750 ml wine bottles
We’ve all done it: recorking and storing an already-opened bottle of wine in the fridge for 24 hours. Most wines withstand this treatment just fine, or are, at the very least, still drinkable. Sometimes, contact with the air will even improve a wine, rendering it even more delicious the next day.
But what if you want to keep your leftover wine longer than a day? Do you need to slow down the oxidation process, and if so, what’s the best way to do it? Check out the surprising results of an experiment led by a group of experts.
3- or 4-litre boxed wines
Our French cousins call them “bibs”, but in English we just say, “bag in a box”! Because the wine is vacuum packed, the bag compresses itself as the wine is extracted, making it easy to keep for several weeks. As always, keeping it in a cool environment helps to prolong its shelf life even more. So, for red wines, best to serve your glass ahead of time and allow it to warm up 10 or 15 minutes before drinking it. And you can always refer to the best-before date on the packaging.
Fortified wines and others
The presence of sugar in these types of products, in addition to higher alcohol levels, make them easy to keep after opening. In the case of ports, those classified more as “reds” (such an LBV, Vintage or Ruby), are best enjoyed within two weeks of opening. Tawny ports, regardless of their age (and this includes Colheitas), keep fairly well once opened. Because they’ve already been exposed to a slow and progressive oxidation process, they’re more resistant to air. In fact, they can last up to 1 or 2 months in your fridge. And so it goes with most fortified products, such as Charentes, sherry, Madeira, etc.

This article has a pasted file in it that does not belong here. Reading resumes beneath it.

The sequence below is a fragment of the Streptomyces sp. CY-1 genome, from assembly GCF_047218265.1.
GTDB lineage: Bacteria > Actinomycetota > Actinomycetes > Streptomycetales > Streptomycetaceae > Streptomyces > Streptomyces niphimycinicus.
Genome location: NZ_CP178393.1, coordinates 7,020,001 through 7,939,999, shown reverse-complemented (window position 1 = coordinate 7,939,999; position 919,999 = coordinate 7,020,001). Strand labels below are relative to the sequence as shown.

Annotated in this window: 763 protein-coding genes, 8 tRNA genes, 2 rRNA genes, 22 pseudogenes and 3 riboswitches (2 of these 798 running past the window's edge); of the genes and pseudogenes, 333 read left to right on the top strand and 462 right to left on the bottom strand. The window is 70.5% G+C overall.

Thanks to their high alcohol levels, spirits and liquors are pretty stable. Hence, they don’t improve once bottled, but they don’t deteriorate either. So you can go ahead and stock your bar without worrying about losing your purchases if they’re not drunk fast enough!
However, watch out for creamy liqueurs, such as Irish cream—they should be stored in the fridge and enjoyed before their expiration date. Avoid wasting creamy spirits by using them to make desserts even better; try it in cheesecake, brownies, chocolate mousse, and crème brûlée.
The ultimate test
Have an open bottle of wine or port in your fridge and want to know if it’s still good? The best way to find out is to taste it. We all have different levels of tolerance and perception when it comes to oxidative notes in wine, so it’s really a personal thing. And don’t worry—it’s not dangerous to take one little taste. The worse that can happen is you’ll grimace and throw the bottle out!